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PC makers will likely want to forget all about 2015

Global PCs sales in 2015 fell below 300 million, the first time since 2008.

Dell, which sells the XPS laptop range, was one of the most popular vendors but couldn't reverse the fall of PC sales.
Dell, which sells the XPS laptop range, was one of the most popular vendors but couldn't reverse the fall of PC sales.
Image: Mark Von Holden/AP Images

THE PC MARKET might still have a place alongside the smartphone but 2015 was a year to forget for manufacturers as a slide in sales continued.

According to the latest figures from the International Data Corporation (IDC), 71.9 million units were shipped globally in the last three months of 2015, a 10.6% drop from the same period in 2014 and the largest year-on-year decrease in the market since 2013.

To make things worse, the total number of PCs shipped during 2015 was 276.2 million, the first time sales were below 300 million since 2008.

There was one bright spot in an otherwise dour report. 2-in-1 devices – tablets that can act as a laptop when attached to a keyboard – are growing although the report says they have a small base to grow from in the first place.

The report showed optimism for the market in 2016. saying it expected the market to pick up as PC owners will likely upgrade to avoid facing performance or security issues.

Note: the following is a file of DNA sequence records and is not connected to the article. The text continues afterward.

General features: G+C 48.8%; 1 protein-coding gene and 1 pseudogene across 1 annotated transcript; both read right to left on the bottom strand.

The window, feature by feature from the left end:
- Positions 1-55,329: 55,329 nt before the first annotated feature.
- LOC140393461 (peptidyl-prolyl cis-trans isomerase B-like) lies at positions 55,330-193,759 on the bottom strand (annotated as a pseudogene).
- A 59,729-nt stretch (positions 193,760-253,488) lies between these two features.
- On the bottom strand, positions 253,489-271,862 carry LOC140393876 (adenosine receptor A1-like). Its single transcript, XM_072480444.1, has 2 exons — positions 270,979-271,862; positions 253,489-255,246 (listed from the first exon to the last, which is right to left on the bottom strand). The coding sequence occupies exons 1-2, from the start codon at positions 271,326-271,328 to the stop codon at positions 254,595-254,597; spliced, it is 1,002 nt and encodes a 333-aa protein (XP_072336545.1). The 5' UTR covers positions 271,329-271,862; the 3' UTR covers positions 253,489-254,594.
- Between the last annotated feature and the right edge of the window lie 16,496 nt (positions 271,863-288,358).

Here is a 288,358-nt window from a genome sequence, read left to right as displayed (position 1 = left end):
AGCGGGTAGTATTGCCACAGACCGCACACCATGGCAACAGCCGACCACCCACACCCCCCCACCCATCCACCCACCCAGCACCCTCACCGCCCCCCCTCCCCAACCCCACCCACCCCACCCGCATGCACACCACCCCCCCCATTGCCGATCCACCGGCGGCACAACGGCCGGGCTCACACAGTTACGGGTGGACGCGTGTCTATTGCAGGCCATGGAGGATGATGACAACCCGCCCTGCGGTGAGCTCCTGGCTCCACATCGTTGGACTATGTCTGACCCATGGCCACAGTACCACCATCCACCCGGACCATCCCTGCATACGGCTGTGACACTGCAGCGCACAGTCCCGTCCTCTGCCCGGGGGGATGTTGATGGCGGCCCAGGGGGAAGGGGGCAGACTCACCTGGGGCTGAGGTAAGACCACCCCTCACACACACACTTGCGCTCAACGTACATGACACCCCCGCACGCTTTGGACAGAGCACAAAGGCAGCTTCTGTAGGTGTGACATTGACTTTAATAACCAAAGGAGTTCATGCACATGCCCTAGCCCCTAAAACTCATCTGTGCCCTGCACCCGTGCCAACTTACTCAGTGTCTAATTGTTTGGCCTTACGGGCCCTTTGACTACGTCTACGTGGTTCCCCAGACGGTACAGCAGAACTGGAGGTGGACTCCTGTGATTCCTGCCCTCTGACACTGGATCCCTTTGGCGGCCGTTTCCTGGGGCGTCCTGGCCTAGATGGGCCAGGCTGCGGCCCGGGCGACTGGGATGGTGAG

Difficult times

Techbits Gadgets for Sale Despite the market decline, Apple's Mac and Macbook sales continued to grow in 2015. Source: AP Photo/Eric Risberg

The market has been on a decline in recent years as desktop PCs fall out of vogue and laptops and hybrid devices try to make up for lost ground.

One of the biggest (and obvious) reasons for this decline is how popular smartphones are. An easier to understand interface, growing screen sizes and portability means they’re easier to use, reducing the need for some people to invest in a PC.

Another factor that didn’t help matters was the launch of Windows 10. Instead of it requiring users to buy a new machine, many existing machines were eligible for the upgrade as it was free for Windows 7 and 8.1 users.

That meant many users could continue using their older machine but with new software – currently more than 200 million people are using Windows 10 according to Microsoft. Longer lifecycles for PCs and laptops also contributed to this problem.

In the case of Europe, vendors remained committed to clearing out older Windows 8 devices, and while the launch of Windows 10 devices over the Christmas period helped, it was not enough to reverse the trend.

As for manufacturers, Lenovo shipped the most PCs during 2015 with 57 million units. HP and Dell followed behind with 53.5 million units and 39 million units shipped respectively.

While those companies all saw a decline in units sold, Apple managed to continue growing, shipping 20.7 million units in the year compared to 19.5 million in 2014.

Read: This is how you can change default apps on Android >

Read: Europe says it’s OK for the boss to snoop on your private messages at work >

About the author:

Quinton O'Reilly

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